Finally the code was ready and tested, notifications had been sent, and the website was ready. It was time for the longest outage ever. It’s quite the risk to do this the week of Thanksgiving, since it’s a short week and fewer folks will be available to deal with any issues we hit, but we really wanted folks to be able to play over the holiday.
And then we hit a major issue on our side and SOE hit a major snag on their side. So, no Thanksgiving F2P. On the one hand, we were really discouraged that we hadn’t met our target. On the other hand, we were incredibly glad we had tackled these issues before we went live.
So then it was time for round two. It was really time for the longest outage ever. I really hate it when players can’t log in for hours and hours. Particularly if they also can’t log in to the forums and they couldn’t during this outage as SOE had to make account changes. So I joined our IRC channel at midnight and stayed on all night and most of the day. And most of the next two days as we tackled the issues that launch days always bring. I wanted to ensure that news was communicated as far and wide as possible. It was fun talking to players, but exhausting to have such a long day.
First, we hit ship loss. This is just about the worst possible problem for our game. So bad that we took the servers back down after 10 minutes to sort through it. Some subscribers showed up as free players. Some Russians showed up as trials. Trials!? There’s no such thing as trials!
Every issue has a number of things that have to happen. We have to figure out: Is it us or SOE? How widespread is it? Is it worth shutting down for? Are we going to reimburse? Each issue needs to be communicated to CS, to SOE, to the players, and to Dev/Ops/Design to find/fix. Then we have to communicate the plan/solution to the players, CS, each other, and maybe SOE. We have some processes in place to try to ensure no one is left out of the loop and all the right data gets gathered, but on launch day when everyone is in a hurry, it’s easy to leave out steps.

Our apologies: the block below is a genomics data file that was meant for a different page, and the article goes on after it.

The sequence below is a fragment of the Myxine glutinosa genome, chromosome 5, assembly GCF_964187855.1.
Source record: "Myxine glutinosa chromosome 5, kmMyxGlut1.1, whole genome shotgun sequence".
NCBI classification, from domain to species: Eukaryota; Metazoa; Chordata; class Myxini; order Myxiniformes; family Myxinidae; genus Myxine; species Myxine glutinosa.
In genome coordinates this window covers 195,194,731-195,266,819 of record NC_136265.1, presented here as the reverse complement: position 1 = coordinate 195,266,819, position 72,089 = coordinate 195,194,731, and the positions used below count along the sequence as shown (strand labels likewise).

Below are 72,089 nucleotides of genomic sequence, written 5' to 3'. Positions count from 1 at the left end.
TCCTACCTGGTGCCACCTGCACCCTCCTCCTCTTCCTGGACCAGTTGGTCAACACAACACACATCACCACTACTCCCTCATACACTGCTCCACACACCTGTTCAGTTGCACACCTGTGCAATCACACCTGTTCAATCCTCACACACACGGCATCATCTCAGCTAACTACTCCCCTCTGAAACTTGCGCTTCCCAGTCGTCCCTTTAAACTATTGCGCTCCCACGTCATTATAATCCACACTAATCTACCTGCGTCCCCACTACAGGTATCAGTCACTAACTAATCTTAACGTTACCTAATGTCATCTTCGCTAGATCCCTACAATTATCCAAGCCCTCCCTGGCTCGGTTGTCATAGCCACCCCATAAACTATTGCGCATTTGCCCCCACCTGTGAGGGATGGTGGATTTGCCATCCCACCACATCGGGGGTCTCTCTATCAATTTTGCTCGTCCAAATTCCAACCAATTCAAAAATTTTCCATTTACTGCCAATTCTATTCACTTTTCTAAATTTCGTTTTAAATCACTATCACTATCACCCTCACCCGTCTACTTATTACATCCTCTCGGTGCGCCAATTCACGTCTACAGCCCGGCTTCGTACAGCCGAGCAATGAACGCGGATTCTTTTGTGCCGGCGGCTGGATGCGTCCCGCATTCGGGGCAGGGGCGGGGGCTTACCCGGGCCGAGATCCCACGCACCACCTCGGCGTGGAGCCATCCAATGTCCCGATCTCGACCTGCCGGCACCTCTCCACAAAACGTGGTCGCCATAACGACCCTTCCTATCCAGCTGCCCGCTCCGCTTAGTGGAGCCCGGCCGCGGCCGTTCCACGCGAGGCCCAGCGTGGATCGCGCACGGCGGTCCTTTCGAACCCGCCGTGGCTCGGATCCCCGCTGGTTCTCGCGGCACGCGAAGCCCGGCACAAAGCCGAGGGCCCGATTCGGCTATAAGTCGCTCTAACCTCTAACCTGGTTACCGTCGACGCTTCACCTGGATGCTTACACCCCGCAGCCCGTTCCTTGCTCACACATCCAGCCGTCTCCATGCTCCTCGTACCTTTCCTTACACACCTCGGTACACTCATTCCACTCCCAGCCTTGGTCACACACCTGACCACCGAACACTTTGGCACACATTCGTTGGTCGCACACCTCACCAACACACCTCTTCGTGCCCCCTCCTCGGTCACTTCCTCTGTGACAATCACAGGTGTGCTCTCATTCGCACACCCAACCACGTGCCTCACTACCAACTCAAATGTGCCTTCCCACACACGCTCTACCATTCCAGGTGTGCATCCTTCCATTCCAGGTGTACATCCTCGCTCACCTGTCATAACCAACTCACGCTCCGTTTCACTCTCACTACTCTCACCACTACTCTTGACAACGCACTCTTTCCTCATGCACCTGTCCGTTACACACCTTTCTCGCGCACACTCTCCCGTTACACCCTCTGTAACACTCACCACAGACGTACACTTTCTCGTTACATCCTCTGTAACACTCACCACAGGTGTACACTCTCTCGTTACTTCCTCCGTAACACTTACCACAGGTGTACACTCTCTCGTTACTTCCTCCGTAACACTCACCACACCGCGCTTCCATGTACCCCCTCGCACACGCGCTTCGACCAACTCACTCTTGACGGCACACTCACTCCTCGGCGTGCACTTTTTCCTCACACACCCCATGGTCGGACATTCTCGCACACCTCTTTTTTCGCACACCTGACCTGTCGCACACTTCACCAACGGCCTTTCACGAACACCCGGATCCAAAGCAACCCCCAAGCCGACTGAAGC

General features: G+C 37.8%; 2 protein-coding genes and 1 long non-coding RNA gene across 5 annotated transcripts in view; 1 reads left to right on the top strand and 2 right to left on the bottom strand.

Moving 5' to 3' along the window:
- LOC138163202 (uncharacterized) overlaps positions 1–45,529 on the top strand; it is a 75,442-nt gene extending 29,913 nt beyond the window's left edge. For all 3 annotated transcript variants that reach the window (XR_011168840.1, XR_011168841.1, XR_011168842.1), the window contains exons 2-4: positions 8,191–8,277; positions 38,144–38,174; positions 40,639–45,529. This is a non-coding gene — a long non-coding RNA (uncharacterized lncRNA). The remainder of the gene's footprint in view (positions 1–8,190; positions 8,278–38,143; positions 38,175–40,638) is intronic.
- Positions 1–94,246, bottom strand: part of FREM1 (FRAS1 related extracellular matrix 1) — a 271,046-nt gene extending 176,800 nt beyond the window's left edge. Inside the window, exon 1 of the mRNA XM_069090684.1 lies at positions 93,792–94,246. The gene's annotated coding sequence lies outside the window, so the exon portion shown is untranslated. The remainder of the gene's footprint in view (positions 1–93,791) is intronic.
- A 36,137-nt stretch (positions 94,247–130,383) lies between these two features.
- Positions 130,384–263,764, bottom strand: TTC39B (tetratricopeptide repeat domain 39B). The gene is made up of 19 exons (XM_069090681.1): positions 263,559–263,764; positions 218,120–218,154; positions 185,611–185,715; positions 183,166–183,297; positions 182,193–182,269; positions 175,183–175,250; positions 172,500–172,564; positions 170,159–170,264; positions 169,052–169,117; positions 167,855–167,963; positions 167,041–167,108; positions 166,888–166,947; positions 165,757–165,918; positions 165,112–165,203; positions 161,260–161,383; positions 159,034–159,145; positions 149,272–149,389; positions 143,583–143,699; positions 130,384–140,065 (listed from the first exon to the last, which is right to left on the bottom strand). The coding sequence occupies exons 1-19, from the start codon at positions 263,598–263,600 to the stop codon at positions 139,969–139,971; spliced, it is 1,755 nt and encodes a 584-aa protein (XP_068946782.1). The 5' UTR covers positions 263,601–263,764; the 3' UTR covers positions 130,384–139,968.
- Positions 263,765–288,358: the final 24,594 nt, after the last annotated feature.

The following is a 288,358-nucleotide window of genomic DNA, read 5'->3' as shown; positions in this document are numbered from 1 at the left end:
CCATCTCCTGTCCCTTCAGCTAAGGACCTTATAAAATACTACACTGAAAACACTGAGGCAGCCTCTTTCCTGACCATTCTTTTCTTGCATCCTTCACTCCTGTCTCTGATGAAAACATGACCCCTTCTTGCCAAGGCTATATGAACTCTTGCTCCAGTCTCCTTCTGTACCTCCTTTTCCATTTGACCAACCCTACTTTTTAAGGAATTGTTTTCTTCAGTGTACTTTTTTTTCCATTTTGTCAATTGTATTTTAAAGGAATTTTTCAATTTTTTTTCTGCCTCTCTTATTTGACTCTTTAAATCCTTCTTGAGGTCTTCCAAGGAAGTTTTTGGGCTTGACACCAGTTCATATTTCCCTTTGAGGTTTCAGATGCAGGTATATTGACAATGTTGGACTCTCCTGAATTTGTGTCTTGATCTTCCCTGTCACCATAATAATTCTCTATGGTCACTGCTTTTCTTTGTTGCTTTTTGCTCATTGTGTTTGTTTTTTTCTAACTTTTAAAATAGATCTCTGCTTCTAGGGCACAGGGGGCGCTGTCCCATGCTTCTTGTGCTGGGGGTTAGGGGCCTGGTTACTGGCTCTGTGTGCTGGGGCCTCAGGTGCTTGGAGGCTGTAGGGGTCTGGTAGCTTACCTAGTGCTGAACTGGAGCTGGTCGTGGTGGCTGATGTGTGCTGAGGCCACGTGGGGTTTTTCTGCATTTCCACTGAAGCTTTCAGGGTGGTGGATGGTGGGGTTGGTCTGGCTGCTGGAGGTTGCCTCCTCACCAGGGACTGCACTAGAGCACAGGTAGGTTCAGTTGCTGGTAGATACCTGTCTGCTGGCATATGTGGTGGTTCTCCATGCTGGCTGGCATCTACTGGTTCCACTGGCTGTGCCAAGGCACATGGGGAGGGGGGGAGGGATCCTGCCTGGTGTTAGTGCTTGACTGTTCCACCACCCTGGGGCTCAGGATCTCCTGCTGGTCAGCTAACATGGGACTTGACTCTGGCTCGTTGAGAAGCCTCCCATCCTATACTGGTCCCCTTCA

It’s my job to make sure nothing falls through the cracks. I start sounding like a broken record: “Don’t forget to log that in the bug database,” “Have we posted this on our website?” and “Hey, don’t assume it’s SOE let’s prove it before we tell them to fix it.” Some things we fixed by tweaking server configuration. Some SOE fixed. Some required code changes which always requires an outage. I’m proud of how my team soldiered on through it all and was really happy with SOE’s responsiveness to us. We tackled each issue as it arose and kept the communication flowing.
Meanwhile, tons of players showed up, and kept showing back up even through all these issues. And they’re still showing up! We ran an advertising campaign starting mid-December through early January. Even though the ads are no longer running, the flow of new players hasn’t slowed much. And they’re buying stuff! At first, the $5 Burning Sea Notes bundle outsold everything. Now larger Notes bundles sell more. My theory is that folks bought the smallest amount they could to see how it worked and now they’re stocking up on stuff.
The society I’m in has recruited a ton of new players and is helping level them up and train them for PvP. Senior players are back online much more than before. I’ve had to decide: Do I join the group helping Fred (yes, a made up name for anonymity) with missions or one of the groups trying to flip Matthew Town or the group doing dailies? It seems like there’s at least one port battle coming or going every time I log in. I can no longer produce all I could sell and I don’t have time to haul anyway because I’m too busy playing.
A wild shoulder monkey appears!
And through getting 2.2 out the door, we’ve been working on 2.3. This whole process has gone from stressful, confusing, and exhausting to really fun and exciting. I can’t wait to release some of the fun stuff in future milestones, including the shoulder monkey which is available in Testbed’s Treasure Aisle right now!